As we enter the hottest and final stages of summer, many families across the country are throwing pool parties, barbecues, going on hikes, and finding a variety of ways to enjoy the great outdoors, often including their pet in the summer festivities.
Animals have similar sensitivities to the sun and heat that people do and are susceptible to sunburns and sun poisoning.
∗ Rabbits and cats need to be “in-doors only”
Rabbits are extremely sensitive to heat and can die in extreme temperatures. To keep them comfortable and happy, they need to be kept either inside or in a climate controlled hutch.
In-door cats typically live longer and are healthy than cats those who are allowed outside; cats who are allowed to roam typically live less than 3 years, while indoor cats have a lifespan of 15 years.
∗ Avoid the hottest parts of the day
The best time to say inside will vary, depending on where you live, but a good guideline is to do activities (like hiking) early in the morning or late in the evening and keep your dog indoors from 10am – 4pm, when the sun is at it’s highest and shade is scarce.
∗ Have access to plenty of water and take frequent breaks
If you’re going out hiking or enjoying nature with your pet, be sure to bring extra water for them to drink. Many pet shops sell collapsible, waterproof bowls that are great for travel, and some places sell a “dog backpack” that looks like a cloth saddle, so your pet can carry their own water.
∗ Invest in dog booties
If you do need to take your dog out in the middle of the day, putting booties on them will help protect their feet from extreme heat and cold. During summer, asphalt can reach temperatures of 160° F and stay that hot for hours later. Ouch!
∗ Supervise your pet outside and at pool parties
Just like children, pets can have water-related emergencies so always supervise your dog when s/he is swimming and remember to lock the pool gate when everyone is done swimming. At outdoor parties, keep pets away from the barbecue and areas where food is being prepared to avoid burns and accidents.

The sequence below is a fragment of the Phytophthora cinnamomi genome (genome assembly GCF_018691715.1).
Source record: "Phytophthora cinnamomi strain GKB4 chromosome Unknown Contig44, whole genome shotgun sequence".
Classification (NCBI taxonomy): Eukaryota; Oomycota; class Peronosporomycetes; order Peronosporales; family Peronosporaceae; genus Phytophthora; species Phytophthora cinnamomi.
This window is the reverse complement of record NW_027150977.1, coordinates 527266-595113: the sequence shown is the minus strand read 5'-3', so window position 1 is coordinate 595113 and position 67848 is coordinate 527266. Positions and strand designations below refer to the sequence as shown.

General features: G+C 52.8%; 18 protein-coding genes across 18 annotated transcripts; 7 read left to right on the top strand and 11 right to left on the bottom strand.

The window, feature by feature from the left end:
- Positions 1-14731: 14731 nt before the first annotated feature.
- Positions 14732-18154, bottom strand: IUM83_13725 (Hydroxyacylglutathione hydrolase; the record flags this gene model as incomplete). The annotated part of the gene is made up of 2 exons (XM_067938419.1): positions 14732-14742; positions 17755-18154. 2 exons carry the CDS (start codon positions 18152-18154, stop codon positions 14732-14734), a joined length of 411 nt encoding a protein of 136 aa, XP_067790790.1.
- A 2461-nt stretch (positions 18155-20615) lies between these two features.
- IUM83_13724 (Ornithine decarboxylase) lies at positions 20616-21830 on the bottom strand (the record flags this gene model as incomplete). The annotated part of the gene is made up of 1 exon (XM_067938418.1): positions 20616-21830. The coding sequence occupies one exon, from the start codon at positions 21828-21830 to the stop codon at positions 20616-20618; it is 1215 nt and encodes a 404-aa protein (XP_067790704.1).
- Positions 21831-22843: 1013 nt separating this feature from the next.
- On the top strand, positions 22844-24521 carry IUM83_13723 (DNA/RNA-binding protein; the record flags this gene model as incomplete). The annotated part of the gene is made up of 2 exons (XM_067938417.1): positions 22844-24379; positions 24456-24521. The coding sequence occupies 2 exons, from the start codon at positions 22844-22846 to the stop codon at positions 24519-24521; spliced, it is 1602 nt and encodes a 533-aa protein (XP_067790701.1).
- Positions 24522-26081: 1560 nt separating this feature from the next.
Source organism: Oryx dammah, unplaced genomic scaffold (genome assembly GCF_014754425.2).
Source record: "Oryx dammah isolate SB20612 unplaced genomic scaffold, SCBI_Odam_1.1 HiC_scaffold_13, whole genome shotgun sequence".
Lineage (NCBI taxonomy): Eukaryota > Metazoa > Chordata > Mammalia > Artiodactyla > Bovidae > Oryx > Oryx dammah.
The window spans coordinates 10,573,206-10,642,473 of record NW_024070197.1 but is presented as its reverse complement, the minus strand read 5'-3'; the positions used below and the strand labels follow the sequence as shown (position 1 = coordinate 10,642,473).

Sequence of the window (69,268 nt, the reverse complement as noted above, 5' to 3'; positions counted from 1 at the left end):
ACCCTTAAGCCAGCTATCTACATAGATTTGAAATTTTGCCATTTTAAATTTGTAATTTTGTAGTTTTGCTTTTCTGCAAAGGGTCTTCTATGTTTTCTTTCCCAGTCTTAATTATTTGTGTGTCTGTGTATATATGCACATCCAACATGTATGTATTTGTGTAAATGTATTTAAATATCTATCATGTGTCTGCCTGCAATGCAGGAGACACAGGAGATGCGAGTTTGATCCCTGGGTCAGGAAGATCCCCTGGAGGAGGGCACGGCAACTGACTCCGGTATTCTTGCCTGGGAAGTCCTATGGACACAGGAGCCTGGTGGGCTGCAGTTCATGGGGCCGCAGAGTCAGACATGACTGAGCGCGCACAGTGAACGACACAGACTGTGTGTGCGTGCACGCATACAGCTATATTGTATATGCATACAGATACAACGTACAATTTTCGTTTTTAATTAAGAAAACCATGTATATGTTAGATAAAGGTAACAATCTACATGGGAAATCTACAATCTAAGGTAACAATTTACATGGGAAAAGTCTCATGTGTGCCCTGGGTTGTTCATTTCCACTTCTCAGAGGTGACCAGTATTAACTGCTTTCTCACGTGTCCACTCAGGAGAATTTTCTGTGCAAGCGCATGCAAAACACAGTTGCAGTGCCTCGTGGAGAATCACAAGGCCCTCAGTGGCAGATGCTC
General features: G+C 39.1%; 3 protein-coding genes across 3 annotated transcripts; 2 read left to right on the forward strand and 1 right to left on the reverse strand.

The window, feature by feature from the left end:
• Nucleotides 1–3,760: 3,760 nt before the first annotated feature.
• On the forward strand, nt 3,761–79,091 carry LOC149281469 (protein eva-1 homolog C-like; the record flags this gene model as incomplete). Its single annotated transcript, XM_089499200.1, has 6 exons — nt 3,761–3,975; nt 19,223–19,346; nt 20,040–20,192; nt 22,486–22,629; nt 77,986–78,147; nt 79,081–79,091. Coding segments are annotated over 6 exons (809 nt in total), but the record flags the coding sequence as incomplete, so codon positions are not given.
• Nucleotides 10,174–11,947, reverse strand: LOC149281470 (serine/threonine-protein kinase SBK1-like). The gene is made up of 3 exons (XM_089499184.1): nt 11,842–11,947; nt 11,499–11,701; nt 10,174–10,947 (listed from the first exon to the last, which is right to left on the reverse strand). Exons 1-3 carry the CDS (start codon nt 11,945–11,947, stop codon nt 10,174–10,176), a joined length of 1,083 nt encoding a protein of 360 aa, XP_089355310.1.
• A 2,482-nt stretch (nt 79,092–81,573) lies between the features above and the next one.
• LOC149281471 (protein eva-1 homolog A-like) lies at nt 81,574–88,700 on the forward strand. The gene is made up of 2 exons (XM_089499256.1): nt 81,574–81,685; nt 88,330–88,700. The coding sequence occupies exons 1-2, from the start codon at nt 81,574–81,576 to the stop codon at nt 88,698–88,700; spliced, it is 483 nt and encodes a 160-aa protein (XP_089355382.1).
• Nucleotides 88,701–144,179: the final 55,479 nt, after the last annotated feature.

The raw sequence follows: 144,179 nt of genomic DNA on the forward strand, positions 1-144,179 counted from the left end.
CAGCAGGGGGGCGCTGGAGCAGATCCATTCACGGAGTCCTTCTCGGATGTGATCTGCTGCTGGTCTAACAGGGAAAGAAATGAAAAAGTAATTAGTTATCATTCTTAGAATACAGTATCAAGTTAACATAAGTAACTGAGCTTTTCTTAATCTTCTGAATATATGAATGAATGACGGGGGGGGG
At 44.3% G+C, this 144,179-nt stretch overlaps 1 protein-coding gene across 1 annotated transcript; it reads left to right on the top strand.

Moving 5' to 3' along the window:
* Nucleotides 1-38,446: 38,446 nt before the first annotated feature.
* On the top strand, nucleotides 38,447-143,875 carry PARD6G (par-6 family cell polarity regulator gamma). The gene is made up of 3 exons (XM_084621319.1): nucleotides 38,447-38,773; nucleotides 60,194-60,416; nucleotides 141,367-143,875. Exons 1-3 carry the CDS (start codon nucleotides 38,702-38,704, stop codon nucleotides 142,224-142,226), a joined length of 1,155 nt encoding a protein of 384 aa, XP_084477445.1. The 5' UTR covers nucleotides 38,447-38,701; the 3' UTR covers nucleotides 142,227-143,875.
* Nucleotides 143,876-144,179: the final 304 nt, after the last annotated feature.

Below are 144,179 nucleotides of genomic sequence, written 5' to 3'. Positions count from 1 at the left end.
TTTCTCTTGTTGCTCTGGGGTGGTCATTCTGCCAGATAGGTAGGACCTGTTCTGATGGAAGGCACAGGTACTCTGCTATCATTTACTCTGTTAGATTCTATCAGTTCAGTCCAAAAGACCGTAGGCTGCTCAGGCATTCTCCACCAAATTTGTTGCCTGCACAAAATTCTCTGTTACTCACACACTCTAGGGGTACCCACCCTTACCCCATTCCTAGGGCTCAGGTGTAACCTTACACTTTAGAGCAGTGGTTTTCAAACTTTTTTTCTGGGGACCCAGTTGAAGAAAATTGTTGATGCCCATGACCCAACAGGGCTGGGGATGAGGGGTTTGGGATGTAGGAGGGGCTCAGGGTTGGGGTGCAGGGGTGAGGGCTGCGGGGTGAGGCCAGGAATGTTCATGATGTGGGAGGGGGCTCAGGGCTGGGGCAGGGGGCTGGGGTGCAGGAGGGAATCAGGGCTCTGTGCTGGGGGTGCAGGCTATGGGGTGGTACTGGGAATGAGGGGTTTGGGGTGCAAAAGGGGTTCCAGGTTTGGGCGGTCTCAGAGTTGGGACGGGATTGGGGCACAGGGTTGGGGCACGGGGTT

Any time your pet is outside, BY LAW they must always have access to shelter and water. Have several plastic bowls with weighted bottoms set up for your dog to access. I don’t recommend using metal bowls because metal gets hot quickly and stays hot for hours; no one wants a hot drink in the summer, not even your dog!
NEVER tie your dog to a tree to give them “shelter”; it isn’t an adequate escape from the heat and dogs have wound themselves around the tree-trunk and, unable to get to water, died. The best thing to do is let them be free in the backyard, and provide shelter by installing a doggie-door or providing a spacious, doghouse.
∗ Use sunscreen and watch out for heat exhaustion
Dogs with pink noses are susceptible to sunburn, so it’s important to use a pet sunscreen; some owners eventually tattoo their dog’s nose to stop the sunburns.
During summer exercise or activities, watch for heat exhaustion. Signs can be any of the following:
1) heavy panting and hyperventilation (deep breathing),
2) heavy salivation then gums becoming dry
3) weakness, confusion, or inattention
4) vomiting and/or diarrhea and sometimes bleeding.
If you feel that your pet is having a heat related emergency, immediately contact your veterinarian or emergency animal hospital. If you live in the Phoenix area, there are 5 Emergency Animal Clinics serving valley pets 24 hours a day, 7 days a week; locations are in Phoenix, Scottsdale, Gilbert, Peoria, and Avondale.
Read more about Dog healthcare and Heat Stroke in Dogs.
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Skye Campbell Freelance Writer
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